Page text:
The son of Holocaust survivors, Harry Maryles tells stories of his father hiding out in underground bunkers and his mother living off food scraps in a Polish forest for years to avoid the clutches of Hitler’s henchmen.
So Maryles is in a unique position to push back against a rising narrative from those claiming Americans fearful of accepting Syrian refugees are repeating the “jingoistic” mistakes of a country that rejected Jewish asylum seekers prior to World War II.
“No Jew would have come in disguised as a peace-loving individual and then joined a sleeper cell and become a suicide bomber,” Maryles told FoxNews.com on Thursday. “It was a different situation. Now you have situations where [terrorists] will do anything to achieve their goals. And keeping out innocent people is part of the price you pay.”
“I don’t think it’s brain surgery. The Jewish refugees were not a security threat"
Maryles, 69, who is retired from a Chicago dental laboratory business, said he is “torn” when he sees the Syrian refugees who have fled their country’s civil war and the expanding ISIS caliphate.
“How could you not want to help?” Maryles said.
But Maryles also recognizes the risk that Islamists have infiltrated the refugee’s ranks, and he questions the wisdom of the Obama administration’s plan to shrink the vetting period from at least 18 months – while at the same time increasing the number of refugees accepted into the U.S. five-fold, to 10,000 in 2016.
“The problem is you now have a situation where people of similar backgrounds and similar looks can easily come in with these refugees and create the kind of problems that we saw in the Paris terror attacks,” Maryles said.
Criticism of those who wish to stop or slow the acceptance of Syrian refugees got a volume boost this week from a series of articles censuring the opposition. Dana Milbank wrote “a xenophobic bidding war” had broken out among presidential candidates who disagree with Obama’s policy in a Washington Post column on Monday. “It’s no exaggeration to call this un-American,” Milbank wrote. A Daily Kos headline on Tuesday blared “Replace ‘Syrian’ with ‘Jewish’ and we’re back to 1939.”
But that rhetoric ignores a serious problem with the comparison.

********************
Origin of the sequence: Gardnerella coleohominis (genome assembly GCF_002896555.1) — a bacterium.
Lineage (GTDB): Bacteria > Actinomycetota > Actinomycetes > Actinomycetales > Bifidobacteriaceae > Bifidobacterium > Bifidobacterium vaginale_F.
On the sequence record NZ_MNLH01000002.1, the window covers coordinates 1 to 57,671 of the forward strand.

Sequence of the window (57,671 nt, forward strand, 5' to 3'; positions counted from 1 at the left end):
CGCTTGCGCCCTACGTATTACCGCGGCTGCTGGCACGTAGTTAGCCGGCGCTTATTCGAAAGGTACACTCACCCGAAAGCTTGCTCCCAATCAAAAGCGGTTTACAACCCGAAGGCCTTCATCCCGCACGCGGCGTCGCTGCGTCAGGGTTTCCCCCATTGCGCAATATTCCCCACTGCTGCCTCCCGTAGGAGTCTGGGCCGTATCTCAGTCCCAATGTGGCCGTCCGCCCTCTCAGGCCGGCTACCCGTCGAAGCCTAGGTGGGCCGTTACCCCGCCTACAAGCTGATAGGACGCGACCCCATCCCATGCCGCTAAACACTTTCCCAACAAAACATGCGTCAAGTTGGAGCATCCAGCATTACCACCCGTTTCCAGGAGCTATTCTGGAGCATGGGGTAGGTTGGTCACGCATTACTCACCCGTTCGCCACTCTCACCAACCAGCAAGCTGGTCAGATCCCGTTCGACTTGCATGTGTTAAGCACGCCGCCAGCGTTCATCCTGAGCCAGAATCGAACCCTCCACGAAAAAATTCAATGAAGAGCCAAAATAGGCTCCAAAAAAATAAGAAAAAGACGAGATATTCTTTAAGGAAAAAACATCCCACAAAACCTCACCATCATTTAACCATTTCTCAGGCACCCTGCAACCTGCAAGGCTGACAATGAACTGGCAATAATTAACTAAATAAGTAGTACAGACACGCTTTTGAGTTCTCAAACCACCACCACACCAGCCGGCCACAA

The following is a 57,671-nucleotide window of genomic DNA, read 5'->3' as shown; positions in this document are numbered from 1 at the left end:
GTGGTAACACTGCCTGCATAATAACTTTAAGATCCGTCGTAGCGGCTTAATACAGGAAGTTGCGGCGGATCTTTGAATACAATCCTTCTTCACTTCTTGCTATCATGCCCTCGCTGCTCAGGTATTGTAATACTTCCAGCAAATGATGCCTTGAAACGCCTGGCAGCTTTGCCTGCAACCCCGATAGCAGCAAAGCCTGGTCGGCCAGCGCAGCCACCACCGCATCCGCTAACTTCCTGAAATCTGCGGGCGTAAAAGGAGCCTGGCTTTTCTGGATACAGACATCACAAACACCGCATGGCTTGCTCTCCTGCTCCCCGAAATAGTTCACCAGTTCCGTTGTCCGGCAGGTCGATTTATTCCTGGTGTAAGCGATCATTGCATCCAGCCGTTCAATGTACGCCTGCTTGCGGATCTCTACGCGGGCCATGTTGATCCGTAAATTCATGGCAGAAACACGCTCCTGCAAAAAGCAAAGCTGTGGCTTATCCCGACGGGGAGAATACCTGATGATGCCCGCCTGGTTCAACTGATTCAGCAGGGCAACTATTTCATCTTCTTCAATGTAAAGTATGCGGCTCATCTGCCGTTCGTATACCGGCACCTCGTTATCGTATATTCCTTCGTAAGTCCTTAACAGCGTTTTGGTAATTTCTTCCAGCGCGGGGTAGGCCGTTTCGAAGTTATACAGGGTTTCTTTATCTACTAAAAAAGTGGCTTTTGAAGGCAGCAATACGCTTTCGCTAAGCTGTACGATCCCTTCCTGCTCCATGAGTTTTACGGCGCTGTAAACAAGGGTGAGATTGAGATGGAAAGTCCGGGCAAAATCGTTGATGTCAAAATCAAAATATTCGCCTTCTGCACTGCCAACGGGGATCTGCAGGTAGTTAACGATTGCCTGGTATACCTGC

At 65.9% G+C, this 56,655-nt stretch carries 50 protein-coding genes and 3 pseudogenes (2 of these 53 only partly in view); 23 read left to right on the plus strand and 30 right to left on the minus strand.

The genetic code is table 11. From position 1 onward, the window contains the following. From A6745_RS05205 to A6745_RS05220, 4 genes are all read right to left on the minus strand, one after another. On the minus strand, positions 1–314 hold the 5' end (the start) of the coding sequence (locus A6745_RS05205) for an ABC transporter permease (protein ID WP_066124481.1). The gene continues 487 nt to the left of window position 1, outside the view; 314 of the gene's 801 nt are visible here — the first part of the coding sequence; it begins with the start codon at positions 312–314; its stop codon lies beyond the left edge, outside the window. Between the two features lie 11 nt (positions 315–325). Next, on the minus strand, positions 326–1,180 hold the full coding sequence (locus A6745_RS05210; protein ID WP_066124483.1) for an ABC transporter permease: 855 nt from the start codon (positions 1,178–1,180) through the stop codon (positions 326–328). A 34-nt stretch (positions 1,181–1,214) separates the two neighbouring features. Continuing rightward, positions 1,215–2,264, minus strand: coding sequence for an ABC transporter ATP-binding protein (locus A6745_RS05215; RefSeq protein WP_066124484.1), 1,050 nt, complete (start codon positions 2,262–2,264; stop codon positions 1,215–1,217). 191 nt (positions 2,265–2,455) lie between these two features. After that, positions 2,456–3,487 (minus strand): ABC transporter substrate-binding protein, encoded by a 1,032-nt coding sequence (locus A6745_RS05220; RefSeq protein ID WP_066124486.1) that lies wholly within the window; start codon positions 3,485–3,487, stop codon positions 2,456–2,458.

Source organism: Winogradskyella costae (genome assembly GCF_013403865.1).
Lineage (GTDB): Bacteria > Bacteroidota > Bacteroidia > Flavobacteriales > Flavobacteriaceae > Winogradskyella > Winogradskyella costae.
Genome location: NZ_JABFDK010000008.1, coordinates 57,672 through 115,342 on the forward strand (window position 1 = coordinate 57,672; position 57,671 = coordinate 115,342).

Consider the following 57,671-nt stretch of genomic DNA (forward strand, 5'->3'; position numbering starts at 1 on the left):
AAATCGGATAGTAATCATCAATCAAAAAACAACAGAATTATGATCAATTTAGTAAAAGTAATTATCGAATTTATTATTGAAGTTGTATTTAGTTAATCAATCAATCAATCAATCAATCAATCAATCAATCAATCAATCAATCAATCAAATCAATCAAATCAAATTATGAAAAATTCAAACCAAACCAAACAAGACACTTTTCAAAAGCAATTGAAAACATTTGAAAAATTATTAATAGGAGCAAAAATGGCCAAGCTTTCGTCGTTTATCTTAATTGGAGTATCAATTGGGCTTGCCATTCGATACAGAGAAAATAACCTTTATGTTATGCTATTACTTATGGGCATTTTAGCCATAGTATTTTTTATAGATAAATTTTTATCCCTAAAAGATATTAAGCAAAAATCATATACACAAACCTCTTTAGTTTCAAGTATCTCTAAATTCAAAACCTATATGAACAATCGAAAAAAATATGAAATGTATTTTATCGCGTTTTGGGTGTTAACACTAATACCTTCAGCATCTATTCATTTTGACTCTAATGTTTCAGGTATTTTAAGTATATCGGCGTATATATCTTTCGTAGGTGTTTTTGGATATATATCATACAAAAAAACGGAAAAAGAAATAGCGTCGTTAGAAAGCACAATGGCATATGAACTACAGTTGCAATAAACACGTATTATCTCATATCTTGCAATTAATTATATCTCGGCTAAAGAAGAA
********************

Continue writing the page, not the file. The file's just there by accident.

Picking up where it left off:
“I don’t think it’s brain surgery. The Jewish refugees were not a security threat,” human rights attorney and author Brooke Goldstein told FoxNews.com.
“The problem is not the American people are racist and mean,” she added. “The problem is the Obama administration is not taking this seriously. And now he’s threatening to veto any security checks. It’s really idiotic to the point of suicidal. He can’t even articulate the threat of Islamic terrorism.”
Anglican Bishop Julian Dobbs is the U.S. honorary director for Barnabas Aid USA, a relief organization that delivers aid to persecuted Christians, particularly those living in majority Muslim environments. Dobbs echoed the calls by some Republicans to specifically help the Syrian Christians, who are often unsafe even when living inside U.N. refugee camps. Dobbs said if there’s any comparison to be made between the Jewish people before the Second World War and the Syrian refugees, the comparison lies with the Syrian Christians.
“The facts on the ground are clear in that Christianity in the region is under huge threat,” Dobbs told FoxNews.com. “Even Christian leaders in Syria are talking about extermination. So the comparison therefore, when we use words like ‘annihilation,’ ‘extermination’ are very similar if not the same words used before the Second World War.”
Any emphasis on Christian refugees was rebuked by Obama on Tuesday during a press conference in the Philippines.
“When [presidential] candidates say, ‘We wouldn’t admit 3-year-old orphans’ – that’s political posturing,” Obama said. “When individuals say that we should have a religious test and that only Christians – proven Christians – should be admitted, that’s offensive and contrary to American values.”
But Goldstein charges those proclamations are nothing more than posturing on Obama’s part.
“If the Obama administration was so concerned with the 3-year-old Syrian child, what was he doing 2 ½ years ago when Assad was crossing the red line and using chemical weapons indiscriminately?” she said. “We’ve been seeing pictures of dead Syrian children for a long time.
“There’s no rush to fling open our borders. There are ways we can protect them. There are steps in-between. It’s not all or nothing.”